1 ORGANIZATIONAL BEHAVIOR 9th edition by Stephen P. Robbins San Diego State University Prentice Hall International, Inc. "... the number-one-selling organizational behavior (OB) textbook in the United States and worldwide. More than students around the globe have studied OB from this text" (preface, XXIII).
2 Part One Introduction Chapter 1 What is Organizational Behavior? Part Two The Individual Chapter 2 Foundations of Individual Behavior Chapter 3 Values, Attitudes, and Job Satisfaction Chapter 4 Personality and Emotions Chapter 5 Perception and Individual Decision Making Chapter 6 Basic Motivation Concepts Chapter 7 Motivation: From Concept to Applications Part Three The Group Chapter 8 Foundations of Group Behavior Chapter 9 Understanding Work Teams Chapter 10 Communication Chapter 11 Leadership and Trust Chapter 12 Power and Politics Chapter 13 Conflict and Negotiation Part Four The Organization System Chapter 14 Foundations of Organization Structure Chapter 15 Work Design and Technology Chapter 16 Human Resource Policies and Practices Chapter 17 Organizational Culture Part Five Organizational Dynamics Chapter 18 Organizational Change and Stress Management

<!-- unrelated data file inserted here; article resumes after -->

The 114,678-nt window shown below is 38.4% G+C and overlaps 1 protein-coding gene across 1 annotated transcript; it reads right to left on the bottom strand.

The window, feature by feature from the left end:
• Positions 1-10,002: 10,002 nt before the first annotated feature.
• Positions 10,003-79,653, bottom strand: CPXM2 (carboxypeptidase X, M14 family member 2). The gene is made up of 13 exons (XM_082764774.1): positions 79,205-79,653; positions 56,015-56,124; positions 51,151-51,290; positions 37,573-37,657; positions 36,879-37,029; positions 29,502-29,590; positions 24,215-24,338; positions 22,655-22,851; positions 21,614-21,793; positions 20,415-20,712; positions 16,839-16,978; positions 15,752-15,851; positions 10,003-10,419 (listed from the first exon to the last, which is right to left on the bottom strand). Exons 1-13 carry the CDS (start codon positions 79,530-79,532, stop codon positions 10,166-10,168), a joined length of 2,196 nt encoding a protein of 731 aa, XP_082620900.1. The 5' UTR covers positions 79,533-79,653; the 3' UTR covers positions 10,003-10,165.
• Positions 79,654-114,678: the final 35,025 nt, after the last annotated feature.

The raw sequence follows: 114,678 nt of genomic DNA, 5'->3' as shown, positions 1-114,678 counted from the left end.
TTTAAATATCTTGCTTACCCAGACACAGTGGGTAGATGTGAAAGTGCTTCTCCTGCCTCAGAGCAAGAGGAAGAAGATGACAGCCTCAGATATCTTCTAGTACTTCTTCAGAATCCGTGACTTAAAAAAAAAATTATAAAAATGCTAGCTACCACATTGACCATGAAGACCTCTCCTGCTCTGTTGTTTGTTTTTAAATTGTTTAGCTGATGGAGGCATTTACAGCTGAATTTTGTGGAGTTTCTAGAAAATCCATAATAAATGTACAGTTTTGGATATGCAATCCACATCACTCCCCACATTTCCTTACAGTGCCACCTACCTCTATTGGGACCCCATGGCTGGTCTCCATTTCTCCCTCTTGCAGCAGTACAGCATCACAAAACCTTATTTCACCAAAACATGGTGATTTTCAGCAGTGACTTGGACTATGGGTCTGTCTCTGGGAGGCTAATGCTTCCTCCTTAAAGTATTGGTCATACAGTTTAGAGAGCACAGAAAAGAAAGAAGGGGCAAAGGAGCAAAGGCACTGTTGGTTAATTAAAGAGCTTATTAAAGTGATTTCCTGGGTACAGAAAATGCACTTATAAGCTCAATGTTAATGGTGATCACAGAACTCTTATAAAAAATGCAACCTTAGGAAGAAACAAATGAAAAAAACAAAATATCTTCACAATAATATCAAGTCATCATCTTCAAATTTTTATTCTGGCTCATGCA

3 CHAPTER 1 WHAT IS ORGANIZATIONAL BEHAVIOR "We have come to understand that technical skills are necessary but insufficient for succeeding in management. In today's increasingly competitive and demanding workplace, managers can't succeed on their technical skills alone. They also have to have good people skills. This book has been written to help both managers and potential managers develop those people skills" (p. 2).
4 WHAT MANAGERS DO "Managers get things done through other people. They make decisions, allocate resources, and direct the activities of others to attain goals. Managers do their work in an organization. This is a consciously coordinated social unit, composed of two or more people, that functions on a relatively continuous basis to achieve a common goal or set of goals" (p. 2).